Query.Sign.Submit. with Lisa Ann Scott

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Lisa Ann Scott writes books for children—picture books, chapter books, and middle grade. Her latest release in the Wish Fairy series is now available. Lisa is represented by Jennifer Unter of The Unter Agency.

CTHE WISH FAIRY #1 coveronnect with Lisa …

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What resources and websites did you use when querying?

Just AgentQuery.com

Had you queried other books before the one that got you your agent?

Yes. I first started writing Women’s Fiction and widely queried a novel that got 7 partial requests but no full requests. (So that means I had a pretty good query, but the book fell short.) I can see now that book was flawed, because it was about things that happened to the MC to move the plot forward instead of the MC making decisions to drive the plot forward. So I moved on to middle grade! I wrote my first MG novel from three different POVs in first person present, and just sent that out to a few agents, and set it aside after realizing there were problems I didn’t know how to fix. (No way! A 3 person POV first person present book had some problems?) My agent, Jennifer Unter, signed me on with my second middle grade novel, School of Charm.

If querying was a long time ago for you, what do you remember most?

I had a few full requests on School of Charm, and one of the most promising came right after I was let go from my TV news anchor job. I was ecstatic. I was certain this was the new door opening for me. And then I got the rejection. I was devastated. And I stopped writing….for a while. And of course switched genres again! This time, self-publishing romance (as Lisa Scott. Thus, the use of my middle name for my kids stuff.) And I was all set to self-publish School of Charm when a friend urged me to query again. And I did. To one agent. Jennifer Unter. So yes, sometimes it takes just one more try. Don’t give up!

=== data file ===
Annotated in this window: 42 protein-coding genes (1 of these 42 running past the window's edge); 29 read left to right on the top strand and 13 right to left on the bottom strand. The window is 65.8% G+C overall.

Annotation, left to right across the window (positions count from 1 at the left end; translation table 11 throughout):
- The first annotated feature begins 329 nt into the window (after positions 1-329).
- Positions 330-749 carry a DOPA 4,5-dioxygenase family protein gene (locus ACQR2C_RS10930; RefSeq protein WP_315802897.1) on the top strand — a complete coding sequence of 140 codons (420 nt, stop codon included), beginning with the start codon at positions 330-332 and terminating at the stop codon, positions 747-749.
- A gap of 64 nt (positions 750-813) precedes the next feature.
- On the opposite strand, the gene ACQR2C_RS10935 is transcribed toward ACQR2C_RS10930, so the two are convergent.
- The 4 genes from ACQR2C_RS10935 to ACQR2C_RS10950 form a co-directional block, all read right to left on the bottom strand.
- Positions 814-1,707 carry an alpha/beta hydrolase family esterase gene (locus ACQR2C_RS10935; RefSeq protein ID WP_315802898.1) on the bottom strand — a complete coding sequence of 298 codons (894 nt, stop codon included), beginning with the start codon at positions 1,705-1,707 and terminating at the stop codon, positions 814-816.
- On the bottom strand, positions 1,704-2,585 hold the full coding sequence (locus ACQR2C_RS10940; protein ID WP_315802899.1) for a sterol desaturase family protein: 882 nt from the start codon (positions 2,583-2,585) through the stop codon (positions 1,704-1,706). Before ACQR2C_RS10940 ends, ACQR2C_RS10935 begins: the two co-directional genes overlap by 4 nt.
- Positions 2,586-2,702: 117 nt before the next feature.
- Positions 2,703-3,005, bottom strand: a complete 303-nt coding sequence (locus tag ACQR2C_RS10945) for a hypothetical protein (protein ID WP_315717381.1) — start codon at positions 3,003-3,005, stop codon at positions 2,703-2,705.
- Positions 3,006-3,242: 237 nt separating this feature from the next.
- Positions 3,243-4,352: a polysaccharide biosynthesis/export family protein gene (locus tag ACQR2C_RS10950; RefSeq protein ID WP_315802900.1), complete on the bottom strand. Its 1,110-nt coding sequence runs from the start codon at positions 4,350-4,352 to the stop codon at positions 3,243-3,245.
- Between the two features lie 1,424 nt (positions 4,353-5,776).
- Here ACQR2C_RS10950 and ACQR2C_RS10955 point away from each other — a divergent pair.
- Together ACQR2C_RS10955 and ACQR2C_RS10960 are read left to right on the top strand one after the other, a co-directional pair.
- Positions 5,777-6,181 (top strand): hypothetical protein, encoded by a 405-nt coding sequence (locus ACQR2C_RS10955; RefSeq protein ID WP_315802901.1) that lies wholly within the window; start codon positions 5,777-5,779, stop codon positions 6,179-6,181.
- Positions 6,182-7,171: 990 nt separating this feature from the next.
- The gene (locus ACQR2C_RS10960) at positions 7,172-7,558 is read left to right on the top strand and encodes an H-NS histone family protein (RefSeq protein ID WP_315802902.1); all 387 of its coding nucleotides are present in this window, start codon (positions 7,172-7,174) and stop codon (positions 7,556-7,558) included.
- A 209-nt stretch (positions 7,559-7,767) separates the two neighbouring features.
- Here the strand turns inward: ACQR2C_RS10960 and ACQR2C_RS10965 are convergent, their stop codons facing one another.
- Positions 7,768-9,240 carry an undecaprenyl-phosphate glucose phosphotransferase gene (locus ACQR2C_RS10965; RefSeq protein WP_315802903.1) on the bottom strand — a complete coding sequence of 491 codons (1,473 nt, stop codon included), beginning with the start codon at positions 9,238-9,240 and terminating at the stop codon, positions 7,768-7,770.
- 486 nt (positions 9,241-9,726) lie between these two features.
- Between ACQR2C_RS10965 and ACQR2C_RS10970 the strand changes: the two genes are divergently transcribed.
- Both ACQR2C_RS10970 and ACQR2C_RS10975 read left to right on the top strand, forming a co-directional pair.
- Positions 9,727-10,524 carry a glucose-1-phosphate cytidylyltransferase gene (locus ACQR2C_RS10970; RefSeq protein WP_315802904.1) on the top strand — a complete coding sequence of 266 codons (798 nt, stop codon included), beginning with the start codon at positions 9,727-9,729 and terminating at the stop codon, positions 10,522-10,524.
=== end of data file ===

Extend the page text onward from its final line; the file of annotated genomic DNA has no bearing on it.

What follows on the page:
At what point do you share new story ideas with your agent?

Whenever. She’s always willing to take a look and add something to her TBR pile. I come up with lots of ideas, so I have to pace myself. J

Do you send sample chapters to your agent or do you wait until the next manuscript is finished?

I talk about ideas with her first before completing an entire manuscript, (unless it’s a picture book.) So I’ll either pitch the idea or write up a few chapters to send along.


What do you suggest a writer does while out on submission?

Read, read, read. Write, write, write. Continue going to writing groups, workshops, reading books on craft etc.

How much contact do you have with your agent when you are out on submission?

She forwards each rejection we get, so I can read the editor feedback. When I get the “FYI” email from her, my shoulders slump a bit, because I know it’s not great news.

Did you know there was interest in the book before you got an offer or was it a surprise?

The first book was a surprise. The first Scholastic series, I knew about the interest because they wanted to see if I would do a few minor revisions. I’d say it changes from book to book.

How does it work when you’re writing a series? Are the books sold together or does it depend on the success of the first?

With Scholastic, the series have been sold as four-book deals. If they do well enough, then we’ll discuss additional books. But they’re written so that the four-book arc has a satisfying conclusion, but also leaves the door open for other stories to be told.

Thanks, Lisa!

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